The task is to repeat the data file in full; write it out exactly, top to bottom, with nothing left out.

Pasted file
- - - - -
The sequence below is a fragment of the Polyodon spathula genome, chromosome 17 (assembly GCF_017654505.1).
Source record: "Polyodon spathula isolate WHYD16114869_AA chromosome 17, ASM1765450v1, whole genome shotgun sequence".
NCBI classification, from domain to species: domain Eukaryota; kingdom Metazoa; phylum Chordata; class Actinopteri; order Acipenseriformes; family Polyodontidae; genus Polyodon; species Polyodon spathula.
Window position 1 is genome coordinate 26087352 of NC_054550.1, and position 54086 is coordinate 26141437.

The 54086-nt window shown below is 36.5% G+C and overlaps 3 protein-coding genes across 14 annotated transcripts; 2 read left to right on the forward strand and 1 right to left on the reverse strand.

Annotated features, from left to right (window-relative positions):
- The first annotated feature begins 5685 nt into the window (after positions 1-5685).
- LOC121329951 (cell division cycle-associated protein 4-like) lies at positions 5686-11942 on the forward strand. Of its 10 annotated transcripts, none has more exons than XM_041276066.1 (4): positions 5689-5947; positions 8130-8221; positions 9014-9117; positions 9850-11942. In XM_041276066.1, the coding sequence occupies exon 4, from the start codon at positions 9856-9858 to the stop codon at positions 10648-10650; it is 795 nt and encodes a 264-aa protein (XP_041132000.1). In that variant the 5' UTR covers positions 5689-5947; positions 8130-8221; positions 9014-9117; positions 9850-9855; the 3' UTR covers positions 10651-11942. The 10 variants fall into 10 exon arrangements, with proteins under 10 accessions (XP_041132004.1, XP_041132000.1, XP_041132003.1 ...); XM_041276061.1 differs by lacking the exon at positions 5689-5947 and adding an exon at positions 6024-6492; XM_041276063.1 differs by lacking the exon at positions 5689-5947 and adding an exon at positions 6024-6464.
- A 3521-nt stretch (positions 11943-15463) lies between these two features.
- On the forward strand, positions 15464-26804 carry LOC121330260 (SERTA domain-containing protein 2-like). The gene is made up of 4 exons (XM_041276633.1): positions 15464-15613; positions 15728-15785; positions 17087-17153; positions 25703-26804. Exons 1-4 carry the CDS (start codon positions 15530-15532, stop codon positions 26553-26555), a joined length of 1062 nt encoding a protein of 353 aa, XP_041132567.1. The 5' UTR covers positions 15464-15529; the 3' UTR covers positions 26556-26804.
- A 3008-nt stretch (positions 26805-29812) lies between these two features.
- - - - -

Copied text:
The sequence below is a fragment of the Polyodon spathula genome, chromosome 17 (assembly GCF_017654505.1).
Source record: "Polyodon spathula isolate WHYD16114869_AA chromosome 17, ASM1765450v1, whole genome shotgun sequence".
NCBI classification, from domain to species: domain Eukaryota; kingdom Metazoa; phylum Chordata; class Actinopteri; order Acipenseriformes; family Polyodontidae; genus Polyodon; species Polyodon spathula.
Window position 1 is genome coordinate 26087352 of NC_054550.1, and position 54086 is coordinate 26141437.

The 54086-nt window shown below is 36.5% G+C and overlaps 3 protein-coding genes across 14 annotated transcripts; 2 read left to right on the forward strand and 1 right to left on the reverse strand.

Annotated features, from left to right (window-relative positions):
- The first annotated feature begins 5685 nt into the window (after positions 1-5685).
- LOC121329951 (cell division cycle-associated protein 4-like) lies at positions 5686-11942 on the forward strand. Of its 10 annotated transcripts, none has more exons than XM_041276066.1 (4): positions 5689-5947; positions 8130-8221; positions 9014-9117; positions 9850-11942. In XM_041276066.1, the coding sequence occupies exon 4, from the start codon at positions 9856-9858 to the stop codon at positions 10648-10650; it is 795 nt and encodes a 264-aa protein (XP_041132000.1). In that variant the 5' UTR covers positions 5689-5947; positions 8130-8221; positions 9014-9117; positions 9850-9855; the 3' UTR covers positions 10651-11942. The 10 variants fall into 10 exon arrangements, with proteins under 10 accessions (XP_041132004.1, XP_041132000.1, XP_041132003.1 ...); XM_041276061.1 differs by lacking the exon at positions 5689-5947 and adding an exon at positions 6024-6492; XM_041276063.1 differs by lacking the exon at positions 5689-5947 and adding an exon at positions 6024-6464.
- A 3521-nt stretch (positions 11943-15463) lies between these two features.
- On the forward strand, positions 15464-26804 carry LOC121330260 (SERTA domain-containing protein 2-like). The gene is made up of 4 exons (XM_041276633.1): positions 15464-15613; positions 15728-15785; positions 17087-17153; positions 25703-26804. Exons 1-4 carry the CDS (start codon positions 15530-15532, stop codon positions 26553-26555), a joined length of 1062 nt encoding a protein of 353 aa, XP_041132567.1. The 5' UTR covers positions 15464-15529; the 3' UTR covers positions 26556-26804.
- A 3008-nt stretch (positions 26805-29812) lies between these two features.